History of the Clitoris

and Hubert Lepidi1

UER Médecine, Aix-Marseille Université, Marseille, France



It would be logical to believe that the history of the clitoris is part of the history of the external female genitalia. However, this is not the case. Knowledge of the clitoris was acquired at a later date and remained inaccurate and incomplete for a long time. More surprising still, after having finally been the subject of remarkable anatomical studies, the clitoris was then ignored or unknown during certain periods! It was only in the twentieth century that the significance of this anatomical formation was acknowledged and integrated into an actual apparatus: the bulbo-clitoral apparatus.

1.1 General

It would be logical to believe that the history of the clitoris is part of the history of the external female genitalia. However, this is not the case. Knowledge of the clitoris was acquired at a later date and remained inaccurate and incomplete for a long time. More surprising still, after having finally been the subject of remarkable anatomical studies, the clitoris was then ignored or unknown during certain periods! It was only in the twentieth century that the significance of this anatomical formation was acknowledged and integrated into an actual apparatus: the bulbo-clitoral apparatus.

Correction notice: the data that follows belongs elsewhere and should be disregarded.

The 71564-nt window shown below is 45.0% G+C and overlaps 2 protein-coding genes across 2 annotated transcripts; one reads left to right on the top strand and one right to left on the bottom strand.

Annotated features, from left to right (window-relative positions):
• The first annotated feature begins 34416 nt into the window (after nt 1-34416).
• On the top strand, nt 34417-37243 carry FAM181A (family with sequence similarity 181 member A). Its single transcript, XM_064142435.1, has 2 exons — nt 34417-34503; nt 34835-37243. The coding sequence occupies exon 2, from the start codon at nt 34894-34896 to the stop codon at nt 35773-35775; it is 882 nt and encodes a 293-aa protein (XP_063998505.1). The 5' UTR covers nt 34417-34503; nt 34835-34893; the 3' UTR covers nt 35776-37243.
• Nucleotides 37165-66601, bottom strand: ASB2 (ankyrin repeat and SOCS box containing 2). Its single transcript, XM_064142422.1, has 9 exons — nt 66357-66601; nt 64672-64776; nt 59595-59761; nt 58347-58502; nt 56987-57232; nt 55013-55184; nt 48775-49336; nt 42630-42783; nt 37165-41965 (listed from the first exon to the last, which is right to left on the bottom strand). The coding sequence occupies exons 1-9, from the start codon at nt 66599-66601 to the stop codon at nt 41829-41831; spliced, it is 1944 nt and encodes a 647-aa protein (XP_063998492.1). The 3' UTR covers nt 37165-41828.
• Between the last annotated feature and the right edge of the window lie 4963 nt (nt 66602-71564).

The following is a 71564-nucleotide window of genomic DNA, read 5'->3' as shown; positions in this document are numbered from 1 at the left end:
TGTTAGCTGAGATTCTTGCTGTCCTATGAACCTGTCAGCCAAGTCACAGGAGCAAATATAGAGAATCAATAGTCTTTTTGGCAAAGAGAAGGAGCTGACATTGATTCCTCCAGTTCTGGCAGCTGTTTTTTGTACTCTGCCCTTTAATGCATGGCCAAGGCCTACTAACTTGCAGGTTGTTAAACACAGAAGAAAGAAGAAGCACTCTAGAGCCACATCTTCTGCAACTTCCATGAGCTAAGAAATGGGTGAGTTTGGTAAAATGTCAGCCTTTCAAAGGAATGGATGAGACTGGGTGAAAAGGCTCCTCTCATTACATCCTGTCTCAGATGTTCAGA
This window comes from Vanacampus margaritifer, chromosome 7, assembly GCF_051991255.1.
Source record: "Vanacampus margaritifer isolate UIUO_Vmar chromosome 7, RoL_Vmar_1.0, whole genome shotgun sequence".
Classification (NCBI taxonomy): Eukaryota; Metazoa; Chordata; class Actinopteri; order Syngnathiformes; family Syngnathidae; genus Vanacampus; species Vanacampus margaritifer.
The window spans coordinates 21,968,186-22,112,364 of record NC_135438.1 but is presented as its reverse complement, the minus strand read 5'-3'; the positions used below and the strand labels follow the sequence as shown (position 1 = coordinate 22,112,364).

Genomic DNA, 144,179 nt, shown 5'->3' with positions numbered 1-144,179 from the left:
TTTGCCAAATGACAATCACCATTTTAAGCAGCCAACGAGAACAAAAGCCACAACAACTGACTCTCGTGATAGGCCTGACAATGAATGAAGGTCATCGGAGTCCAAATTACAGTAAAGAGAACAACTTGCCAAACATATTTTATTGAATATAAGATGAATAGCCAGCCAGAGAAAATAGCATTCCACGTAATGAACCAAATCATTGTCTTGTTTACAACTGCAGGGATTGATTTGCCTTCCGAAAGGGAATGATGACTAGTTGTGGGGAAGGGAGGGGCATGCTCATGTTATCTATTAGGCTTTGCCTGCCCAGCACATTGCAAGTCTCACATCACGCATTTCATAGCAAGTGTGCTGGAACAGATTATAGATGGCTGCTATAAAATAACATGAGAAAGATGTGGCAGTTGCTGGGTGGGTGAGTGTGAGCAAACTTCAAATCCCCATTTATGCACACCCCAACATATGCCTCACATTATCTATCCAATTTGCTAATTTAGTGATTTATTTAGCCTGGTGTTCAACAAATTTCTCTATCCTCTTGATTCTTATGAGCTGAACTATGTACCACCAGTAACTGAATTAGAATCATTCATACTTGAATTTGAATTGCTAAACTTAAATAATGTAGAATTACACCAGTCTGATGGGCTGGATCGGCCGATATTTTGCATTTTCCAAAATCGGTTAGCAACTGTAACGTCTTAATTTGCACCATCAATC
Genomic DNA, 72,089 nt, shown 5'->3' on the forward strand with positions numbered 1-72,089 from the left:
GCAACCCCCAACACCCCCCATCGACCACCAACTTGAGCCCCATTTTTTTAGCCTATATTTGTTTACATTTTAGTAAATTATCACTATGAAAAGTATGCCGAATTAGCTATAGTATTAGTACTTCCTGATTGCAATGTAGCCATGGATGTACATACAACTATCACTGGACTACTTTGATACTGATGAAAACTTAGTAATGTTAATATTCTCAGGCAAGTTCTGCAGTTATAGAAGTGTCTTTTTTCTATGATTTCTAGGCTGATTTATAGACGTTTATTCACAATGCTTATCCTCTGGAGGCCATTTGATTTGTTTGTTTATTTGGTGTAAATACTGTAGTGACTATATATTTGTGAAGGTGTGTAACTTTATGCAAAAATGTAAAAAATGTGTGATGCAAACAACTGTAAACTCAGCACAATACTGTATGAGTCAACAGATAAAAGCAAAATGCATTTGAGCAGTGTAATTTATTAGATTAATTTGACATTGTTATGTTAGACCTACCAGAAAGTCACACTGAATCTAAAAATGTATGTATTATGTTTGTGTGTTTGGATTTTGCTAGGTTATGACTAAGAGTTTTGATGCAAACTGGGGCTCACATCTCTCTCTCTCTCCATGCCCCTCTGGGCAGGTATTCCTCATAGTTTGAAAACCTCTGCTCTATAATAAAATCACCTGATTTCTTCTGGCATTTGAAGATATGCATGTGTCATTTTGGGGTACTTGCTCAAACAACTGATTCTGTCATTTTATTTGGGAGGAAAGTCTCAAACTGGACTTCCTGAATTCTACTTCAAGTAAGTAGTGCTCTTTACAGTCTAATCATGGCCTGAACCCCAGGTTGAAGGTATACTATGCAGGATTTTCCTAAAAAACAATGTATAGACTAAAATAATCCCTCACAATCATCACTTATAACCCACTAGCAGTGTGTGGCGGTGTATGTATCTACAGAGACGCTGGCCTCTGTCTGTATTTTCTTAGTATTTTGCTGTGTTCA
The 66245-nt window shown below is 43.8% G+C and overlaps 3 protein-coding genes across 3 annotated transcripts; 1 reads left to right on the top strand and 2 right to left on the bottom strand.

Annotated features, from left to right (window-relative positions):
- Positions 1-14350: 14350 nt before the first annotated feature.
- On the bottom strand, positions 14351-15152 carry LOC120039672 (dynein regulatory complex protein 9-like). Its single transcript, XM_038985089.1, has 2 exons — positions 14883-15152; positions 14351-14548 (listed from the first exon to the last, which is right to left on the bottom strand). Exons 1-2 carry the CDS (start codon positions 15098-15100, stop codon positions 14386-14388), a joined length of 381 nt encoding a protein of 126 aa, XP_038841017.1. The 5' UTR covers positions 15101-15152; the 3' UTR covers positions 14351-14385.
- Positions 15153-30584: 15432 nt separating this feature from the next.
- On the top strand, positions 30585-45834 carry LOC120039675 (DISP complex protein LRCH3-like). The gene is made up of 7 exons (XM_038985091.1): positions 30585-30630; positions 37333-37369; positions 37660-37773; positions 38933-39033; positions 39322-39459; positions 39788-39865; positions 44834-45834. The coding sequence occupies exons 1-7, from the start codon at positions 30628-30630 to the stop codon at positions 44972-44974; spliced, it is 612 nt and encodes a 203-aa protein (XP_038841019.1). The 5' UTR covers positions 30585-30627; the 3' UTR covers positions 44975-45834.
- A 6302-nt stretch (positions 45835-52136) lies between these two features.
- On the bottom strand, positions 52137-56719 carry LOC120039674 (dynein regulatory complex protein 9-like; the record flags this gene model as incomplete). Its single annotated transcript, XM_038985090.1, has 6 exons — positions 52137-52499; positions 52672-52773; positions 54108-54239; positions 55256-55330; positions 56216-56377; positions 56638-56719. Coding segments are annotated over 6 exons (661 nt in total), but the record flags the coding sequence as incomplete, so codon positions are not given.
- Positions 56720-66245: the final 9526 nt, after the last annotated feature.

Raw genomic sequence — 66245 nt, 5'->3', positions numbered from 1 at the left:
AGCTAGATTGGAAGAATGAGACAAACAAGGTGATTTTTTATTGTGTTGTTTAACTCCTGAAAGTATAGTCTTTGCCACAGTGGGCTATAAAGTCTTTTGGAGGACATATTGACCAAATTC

1.1.1 Foundations of Knowledge

Our prehistorical ancestors could already represent the vulva, such as revealed, on the one hand, by the numerous engraved, drawn or painted pubic triangles, discovered on prehistoric sites of the Palaeolithic era and, on the other hand, by the small statues, “Venus impudicae”, representing female bodies with generous and disproportionate curves, large breasts and exposed vulva. Anatomical details cannot be observed on these various vulvar figurations as the vulvas, represented by these proto-artists, are systematically summarised as triangles whose incomplete bisecting line represents the “large cleft”. Only in rare cases do the edges of the cleft, slightly convex, evoke labia majora.1 However, the anatomical precision does not go further and therefore knowledge of the clitoris and the labia minora cannot be prejudged. Generally, these are not representations (except in cases where the hips are outlined) but figurations, of which many “confine to abstraction”.